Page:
Sunday, September 16, 2012

Finding Sunny

In honor of the 3D re-release of Finding Nemo, let’s examine a little tribute to Pixar placed within the film. No, it’s not typical in-house reference to A113 or the Pizza Planet truck. No, it’s not the Buzz Lightyear action figure briefly seen in the dentist office.

Pixar presents a short film before each theatrical release. Early shorts were done to hone creative and technical talent within the Studio. Lately, the shorts are a way to continue character development of established franchises, such as Cars or Toy Story.

The short that premiered prior to Finding Nemo on May 30th 2003 was a much earlier Pixar work titled Knick Knack, created in 1989. It's about the sheltered life of a snow globe snowman. He’s trying to find different ways to escape, caught by the lure of Sunny the mermaid and other tropical delights. 

In the end he does escape - only to find himself back in the snow globe. In Finding Nemo, Sunny makes a cameo in the dentist office fish tank, so sharpen your eye to spot her on the prow of the sunken ship in the tank!

Monday, September 10, 2012

Humphrey the Bear

Disney’s animation heritage isn’t limited to the theme parks of Walt Disney World. Mickey and the other members of the fab five - Minnie, Donald, Goofy and Pluto - are evident throughout the entire resort, if only on guide maps and other signage.

But If you dig a little deeper into the pantheon of Disney’s animation characters, you’ll find a rather obscure creature named Humphrey the Bear. 

He’s a easy-going brown bear who hangs his proverbial hat at Brownstone National Park. He starred in six Disney animated shorts, debuting in 1950. Humphrey’s antics, including his eternal quest for food from park visitors and his nemesis, ranger J. Audubon Woodlore, inspired Yogi Bear.

Although he’s not an instantly recognizable character to Disney fans, he blends in nicely in the cavernous Wilderness Lodge lobby. He can be found on the bottom of a totem pole just outside the ‘mercantile’ store. The brown bear is the official mascot of this amazing resort, and Humphrey gladly stands duty, perhaps waiting for an opportunity to grab a snack from an unsuspecting Guest.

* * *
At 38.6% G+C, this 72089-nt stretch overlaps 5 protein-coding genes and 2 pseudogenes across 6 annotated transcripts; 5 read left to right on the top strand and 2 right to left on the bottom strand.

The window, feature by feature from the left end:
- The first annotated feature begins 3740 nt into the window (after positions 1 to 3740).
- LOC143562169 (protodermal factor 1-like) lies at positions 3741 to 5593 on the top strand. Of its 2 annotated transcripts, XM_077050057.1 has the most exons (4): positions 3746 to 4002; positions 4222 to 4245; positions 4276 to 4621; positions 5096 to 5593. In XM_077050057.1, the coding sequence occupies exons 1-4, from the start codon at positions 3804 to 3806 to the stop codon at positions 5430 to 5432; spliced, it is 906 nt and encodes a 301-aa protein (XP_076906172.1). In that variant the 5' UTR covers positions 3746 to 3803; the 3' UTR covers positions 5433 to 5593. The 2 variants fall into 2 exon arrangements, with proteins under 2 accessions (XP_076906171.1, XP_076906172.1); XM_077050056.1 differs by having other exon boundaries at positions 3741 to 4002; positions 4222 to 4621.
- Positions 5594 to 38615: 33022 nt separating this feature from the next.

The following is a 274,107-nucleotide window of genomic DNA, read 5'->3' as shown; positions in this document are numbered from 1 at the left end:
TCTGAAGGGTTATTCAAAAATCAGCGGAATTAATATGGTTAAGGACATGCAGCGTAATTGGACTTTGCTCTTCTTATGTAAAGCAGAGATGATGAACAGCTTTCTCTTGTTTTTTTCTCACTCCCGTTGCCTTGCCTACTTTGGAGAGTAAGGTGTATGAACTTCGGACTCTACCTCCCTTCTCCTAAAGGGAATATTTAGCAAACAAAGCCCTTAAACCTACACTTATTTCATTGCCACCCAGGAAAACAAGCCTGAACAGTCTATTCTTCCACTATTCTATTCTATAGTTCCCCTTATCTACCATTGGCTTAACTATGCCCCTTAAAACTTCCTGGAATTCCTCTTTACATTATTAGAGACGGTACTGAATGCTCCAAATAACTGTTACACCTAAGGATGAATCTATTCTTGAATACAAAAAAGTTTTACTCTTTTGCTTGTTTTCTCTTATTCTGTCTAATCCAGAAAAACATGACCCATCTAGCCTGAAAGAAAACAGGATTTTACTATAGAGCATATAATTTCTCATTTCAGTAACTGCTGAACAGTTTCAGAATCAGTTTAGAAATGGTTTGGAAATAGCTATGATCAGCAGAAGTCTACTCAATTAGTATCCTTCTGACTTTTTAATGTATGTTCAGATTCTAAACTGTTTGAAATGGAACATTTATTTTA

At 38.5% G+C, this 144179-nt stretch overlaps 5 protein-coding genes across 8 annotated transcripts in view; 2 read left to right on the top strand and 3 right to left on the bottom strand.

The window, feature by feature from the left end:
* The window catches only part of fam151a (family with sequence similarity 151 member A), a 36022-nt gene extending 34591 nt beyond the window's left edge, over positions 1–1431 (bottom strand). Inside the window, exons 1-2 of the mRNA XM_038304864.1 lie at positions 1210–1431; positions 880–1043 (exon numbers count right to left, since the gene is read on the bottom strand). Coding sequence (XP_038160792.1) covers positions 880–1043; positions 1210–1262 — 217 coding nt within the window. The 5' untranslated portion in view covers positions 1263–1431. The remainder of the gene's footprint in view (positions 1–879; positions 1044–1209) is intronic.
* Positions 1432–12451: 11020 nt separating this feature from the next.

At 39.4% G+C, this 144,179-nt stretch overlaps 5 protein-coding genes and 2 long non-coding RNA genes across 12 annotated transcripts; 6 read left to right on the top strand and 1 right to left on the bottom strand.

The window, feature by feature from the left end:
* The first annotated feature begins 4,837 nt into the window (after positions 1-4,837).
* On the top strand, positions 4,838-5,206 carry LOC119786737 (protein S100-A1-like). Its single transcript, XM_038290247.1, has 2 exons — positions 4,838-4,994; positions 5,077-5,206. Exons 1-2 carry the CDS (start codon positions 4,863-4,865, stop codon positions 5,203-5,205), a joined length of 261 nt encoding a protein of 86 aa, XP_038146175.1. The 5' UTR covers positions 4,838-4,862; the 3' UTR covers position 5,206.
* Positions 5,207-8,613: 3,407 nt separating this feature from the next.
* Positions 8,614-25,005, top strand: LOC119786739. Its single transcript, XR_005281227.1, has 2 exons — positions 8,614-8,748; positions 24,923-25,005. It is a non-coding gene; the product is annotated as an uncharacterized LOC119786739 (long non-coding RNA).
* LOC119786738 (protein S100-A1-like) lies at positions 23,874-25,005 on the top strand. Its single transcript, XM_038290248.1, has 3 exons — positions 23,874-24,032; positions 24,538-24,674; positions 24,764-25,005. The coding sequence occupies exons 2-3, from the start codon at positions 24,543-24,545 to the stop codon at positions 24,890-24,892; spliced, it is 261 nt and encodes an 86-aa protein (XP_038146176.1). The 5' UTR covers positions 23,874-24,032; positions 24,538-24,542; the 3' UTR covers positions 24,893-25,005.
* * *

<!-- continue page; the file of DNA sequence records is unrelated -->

Thursday, August 30, 2012

Welcome to Frontierland, Mr. Smith

File this one under ‘extinct.’ One of the cleverest hidden Disney tributes in the Magic Kingdom has, apparently, walked away.

You remember the slapstick scene from Mary Poppins in which Bert and Uncle Albert are oddly floating high in the air, giddily singing “I love to laugh,” as if the lyrics were a combination of nitrous oxide and helium. While Mary Poppins, Jane and Michael watch  from below, they hear hysterical dialog, including this classic exchange:

Mary - “Why, it's the most disgraceful sight I've ever seen, or my name isn't Mary Poppins.”

Bert - “Speakin' o' names, I know a man with a wooden leg named Smith.”

Uncle Albert - “What's the name of his other leg?”

This misplaced modifier causes even more riotous laughter and they continue with their airborne antics.

Disney Imagineers cleverly paid tribute to this scene by placing a wooden leg high on a shelf in the Frontierland train station, along with other lost items. Naturally, the leg is labeled Smith. Sadly, this hidden tribute didn’t survive a recent furbishment of the train station, since I didn’t see it there on my last few visits. But just thinking about it is worth a laugh.

Thursday, February 2, 2012

Looking UP for inspiration

Let's return to the silver screen, to find a sweet and endearing hidden Disney tribute. But first, the setup.
Disney Legends Marc and Alice Davis are figurative giants within the Disney community. Marc's sketches and illustrations were brought to life in the iconic attraction Pirates of the Caribbean, and Alice's contributions to the Pirates wardrobes, as well as the multinational dolls in It's a Small World can't be understated. But perhaps more enchanting is their lifelong partnership with each other, and their appetite for travel and living life to its fullest.
Pixar director Pete Docter was seeking inspiration for the UP characters Carl and Ellie Fredricksen. This couple spends a long and rich life together before Carl is widowed, in the twilight of his life. He's not quite sure how to proceed without his life partner. Pete Docter and other Pixar writers and animators interviewed Alice Davis, to capture the spirit of the life she and Marc had together. Alice herself is a widow, following Marc's death in 2000. The interview was conducted in Alice's home and included a tour of Marc's studio. It was there that one of the Pixar animators found inspiration.
In one brief scene, we see Carl coming downstairs in an electric chair. Various photos and artwork hang on the wall. Pay close attention to the rectangular frame on the left, featuring a chirping bird. This was directly inspired by a similar prominent sketch in Marc's studio, honoring his bold and beautiful tropical-inspired illustration “C'ote d'Azur” that singularly captures Marc and Alice's adventurous life together. In one corner of the illustration is a colorful chirping bird.
Look for Alice Davis listed in the Credits of UP –
Dedicated to the real life carl and ellie fredricksens who inspired us to create our own adventure books
Joe Grant Ralph “Papa” Lopez Mike Oznowicz Alice Davis”

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